Friday, July 22, 2011


Sometimes there are no words and I know that my feeble attempt at them right now will not do justice to a sweet, seven year old boy named Mamba who died in Swaziland yesterday.  But bear with me, because I think there is a message for us to hear in the midst of this.

If you don’t know, my husband Ben works for Children’s HopeChest, which is an incredible organization working to care for and protect vulnerable children around the world. While he works with multiple countries, his main country of focus due to HopeChest’s large presence there, is Swaziland. Swaziland is a beautiful, heartbreaking little country in the southern part of Africa. HIV/AIDS is so prevalent there that it’s estimated if something’s not done soon to curb the virus that the country itself will be extinct in a matter of decades. Can you imagine? Almost an entire generation has already been wiped out due to the virus as well as other factors.

That said...Swaziland’s terrain is stunning.

Its people are beautiful inside and out.

Hope is springing up.

But sometimes hope must be clawed at and fought for. That's what the Thulwane community in Swaziland is doing today - fighting not to lose sight of hope.  

This week a spunky little boy named Mamba died. He was a sponsored child through a HopeChest Care Point who came for meals, laughter and love. He was played with, held and adored…most recently by his sponsor who was just in Swaziland a few weeks ago visiting him and working at the Care Point.

A few days ago, his step-father was heard telling Mamba’s mother that he was going to kill her and her children. Yesterday, when Mamba was missing, Hope Chest staff searched for him.  They horrifically found him hung from a tree.  He was seven years old. 

The precious little guy you see at the top of this post was senselessly murdered.  As I was listening to Ben on the phone telling me all of this, I was undone. This act was horrific and evil at its core. He was an innocent child.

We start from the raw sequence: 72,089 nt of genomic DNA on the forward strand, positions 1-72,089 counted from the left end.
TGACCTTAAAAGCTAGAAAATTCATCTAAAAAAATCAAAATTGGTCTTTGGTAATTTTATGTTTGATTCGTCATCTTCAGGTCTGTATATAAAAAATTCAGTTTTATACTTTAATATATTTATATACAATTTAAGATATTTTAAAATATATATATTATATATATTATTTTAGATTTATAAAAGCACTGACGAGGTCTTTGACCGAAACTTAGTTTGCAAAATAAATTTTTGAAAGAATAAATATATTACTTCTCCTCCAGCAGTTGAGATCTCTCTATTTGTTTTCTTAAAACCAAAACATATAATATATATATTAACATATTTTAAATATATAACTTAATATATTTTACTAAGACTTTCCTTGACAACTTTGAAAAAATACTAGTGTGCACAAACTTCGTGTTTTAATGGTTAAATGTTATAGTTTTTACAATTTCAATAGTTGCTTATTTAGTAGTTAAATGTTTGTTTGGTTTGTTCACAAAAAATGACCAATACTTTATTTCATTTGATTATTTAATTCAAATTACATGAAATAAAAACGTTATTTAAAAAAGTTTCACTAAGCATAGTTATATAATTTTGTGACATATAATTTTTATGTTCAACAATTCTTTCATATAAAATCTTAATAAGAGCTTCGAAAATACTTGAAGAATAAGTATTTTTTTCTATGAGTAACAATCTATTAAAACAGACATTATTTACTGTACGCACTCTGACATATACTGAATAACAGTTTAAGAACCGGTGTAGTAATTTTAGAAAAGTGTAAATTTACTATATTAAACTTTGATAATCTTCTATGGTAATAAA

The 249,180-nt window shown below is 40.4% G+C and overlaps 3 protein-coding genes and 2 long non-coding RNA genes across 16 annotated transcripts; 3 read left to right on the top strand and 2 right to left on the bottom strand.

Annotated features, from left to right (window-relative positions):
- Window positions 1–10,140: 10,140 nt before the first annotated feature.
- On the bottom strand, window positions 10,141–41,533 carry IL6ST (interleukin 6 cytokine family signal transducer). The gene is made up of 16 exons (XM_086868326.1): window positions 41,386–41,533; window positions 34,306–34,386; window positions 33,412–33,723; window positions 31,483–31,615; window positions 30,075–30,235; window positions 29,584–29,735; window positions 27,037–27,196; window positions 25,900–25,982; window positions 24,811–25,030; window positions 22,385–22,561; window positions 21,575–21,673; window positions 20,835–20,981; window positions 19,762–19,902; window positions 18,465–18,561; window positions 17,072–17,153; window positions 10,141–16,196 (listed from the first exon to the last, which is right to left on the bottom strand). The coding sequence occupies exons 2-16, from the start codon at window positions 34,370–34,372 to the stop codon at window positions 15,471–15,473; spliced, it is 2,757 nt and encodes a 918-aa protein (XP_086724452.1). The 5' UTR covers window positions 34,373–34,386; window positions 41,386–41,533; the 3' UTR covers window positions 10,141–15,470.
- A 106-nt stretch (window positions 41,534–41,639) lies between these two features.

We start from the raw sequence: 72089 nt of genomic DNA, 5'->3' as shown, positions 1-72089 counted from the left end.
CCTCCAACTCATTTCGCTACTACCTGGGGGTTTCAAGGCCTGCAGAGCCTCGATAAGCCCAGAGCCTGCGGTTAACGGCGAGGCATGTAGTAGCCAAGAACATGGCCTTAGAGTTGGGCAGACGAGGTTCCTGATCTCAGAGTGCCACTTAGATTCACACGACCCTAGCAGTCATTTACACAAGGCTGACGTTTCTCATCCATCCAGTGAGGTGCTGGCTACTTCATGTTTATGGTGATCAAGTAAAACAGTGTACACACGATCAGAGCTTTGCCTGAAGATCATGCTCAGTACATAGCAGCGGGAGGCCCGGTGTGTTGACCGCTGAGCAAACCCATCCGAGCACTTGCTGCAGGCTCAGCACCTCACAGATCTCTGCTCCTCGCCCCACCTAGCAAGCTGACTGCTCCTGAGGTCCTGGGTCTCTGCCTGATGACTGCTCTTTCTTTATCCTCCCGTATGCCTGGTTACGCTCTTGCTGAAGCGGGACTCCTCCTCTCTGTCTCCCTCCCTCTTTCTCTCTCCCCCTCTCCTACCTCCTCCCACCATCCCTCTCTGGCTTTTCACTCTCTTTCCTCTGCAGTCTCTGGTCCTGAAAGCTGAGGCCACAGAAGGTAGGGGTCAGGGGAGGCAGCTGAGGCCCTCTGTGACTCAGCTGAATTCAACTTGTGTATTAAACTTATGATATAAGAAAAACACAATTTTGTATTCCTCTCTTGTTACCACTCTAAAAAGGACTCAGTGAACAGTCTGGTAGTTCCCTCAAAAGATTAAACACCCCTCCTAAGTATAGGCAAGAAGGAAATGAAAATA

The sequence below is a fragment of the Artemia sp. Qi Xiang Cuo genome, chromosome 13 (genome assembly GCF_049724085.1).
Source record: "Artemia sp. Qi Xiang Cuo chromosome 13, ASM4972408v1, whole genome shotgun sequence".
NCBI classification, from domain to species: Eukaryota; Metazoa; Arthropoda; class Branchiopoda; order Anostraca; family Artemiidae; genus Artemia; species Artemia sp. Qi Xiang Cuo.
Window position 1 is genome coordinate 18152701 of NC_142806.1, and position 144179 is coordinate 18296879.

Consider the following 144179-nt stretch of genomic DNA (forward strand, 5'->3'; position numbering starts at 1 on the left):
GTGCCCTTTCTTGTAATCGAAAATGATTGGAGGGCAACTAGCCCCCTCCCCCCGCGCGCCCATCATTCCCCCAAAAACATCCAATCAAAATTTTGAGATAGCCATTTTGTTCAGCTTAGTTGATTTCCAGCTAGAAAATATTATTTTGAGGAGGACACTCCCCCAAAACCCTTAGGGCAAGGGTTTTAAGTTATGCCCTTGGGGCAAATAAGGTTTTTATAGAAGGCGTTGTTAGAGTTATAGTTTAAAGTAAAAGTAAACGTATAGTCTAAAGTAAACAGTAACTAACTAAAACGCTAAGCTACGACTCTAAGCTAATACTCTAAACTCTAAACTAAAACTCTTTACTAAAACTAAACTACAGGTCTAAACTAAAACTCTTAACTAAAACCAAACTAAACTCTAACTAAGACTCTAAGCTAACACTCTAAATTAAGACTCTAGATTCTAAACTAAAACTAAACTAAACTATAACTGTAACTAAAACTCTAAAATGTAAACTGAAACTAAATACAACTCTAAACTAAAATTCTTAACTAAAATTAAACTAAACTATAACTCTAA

I cried for Mamba, who must have been so full of fear and confusion in his last moments of life.  But now I'm angry.  Not at God, but at the enemy who loves to keep us from remembering we are in an all out war on this earth.  It's a war between good and evil, hope and despair, justice and injustice and love and hate.  I immediately thought of 1 Peter 5:8, which says "Be self controlled and alert.  Your enemy the devil prowls around like a roaring lion looking for someone to devour."  And it's true.  Jesus said it Himself - "the thief comes to steal, kill and destroy" and he will stop at nothing to do it. He will use disease, poverty, hunger, anger, war, relational brokenness...anything he can get his ugly hands on to bring devastation.  This doesn't mean we just give up and live in fear. He doesn't get the last word. Ann Voskamp says that "the enemy is a lion on a leash", and he is. There will be a day where none of this pain and senseless violence will exist.  Until then, God has given us hearts to beat as His, feet to run into the thick of battle, arms to throw around those who suffer, and voices that shout aloud for the mighty power and justice of God to come down.

My anger over what happened to Mamba must drive me to my knees.  When things like this happen it can make all that we labor and long for feel so futile.  But I think of Jesus' words in Matthew 16:19 that say "I will give you the keys to the kingdom of heaven.  Whatever you bind on earth will be bound in heaven and whatever you loose on earth will be loosed in heaven." Our prayers matter, which is why the Bible tells us to pray without ceasing.  We have a responsibility to do battle on our knees and with our lives for these children who are so vulnerable to the enemy. When we pray, territory the enemy thinks he owns is taken back.  When we pray, Light arrives on the scene.  When we pray, God answers and things change. 

HopeChest's staff and the community of Thulwane in Swaziland need our prayers as they grieve and process this loss.  I can't imagine the trauma and despair the staff must feel at what they witnessed yesterday.  As we pray for the children who are vulnerable in this community, let's also be sure to pray for those who are working on their behalf and serving them...that they would not grow discouraged and weary of doing good. 

God, may You stir anew in the hearts of your people a desire to pray and intercede on behalf of the vulnerable and oppressed in the world.  Help us to get outside of ourselves that we might be mindful of what our brothers and sisters face and be compelled to help change things, both through prayer and through action.  Give us eyes to see and hearts that respond.  Awaken us, O God! 


  1. Firstly, That is incredibly sad. I will definetly be praying for you and the HopeChest's staff. I really hope and pray that things start to look up for you and the staff.

    Secondly, the scenery there looks fantastic, and the children are soo beautiful

    Thirdly, I absolutly love your blog.

  2. I am so sad to read this. That sweet Mamba's story will hold a place in my heart always! Prayers are powerful and I will be praying for healing in all the hearts affected.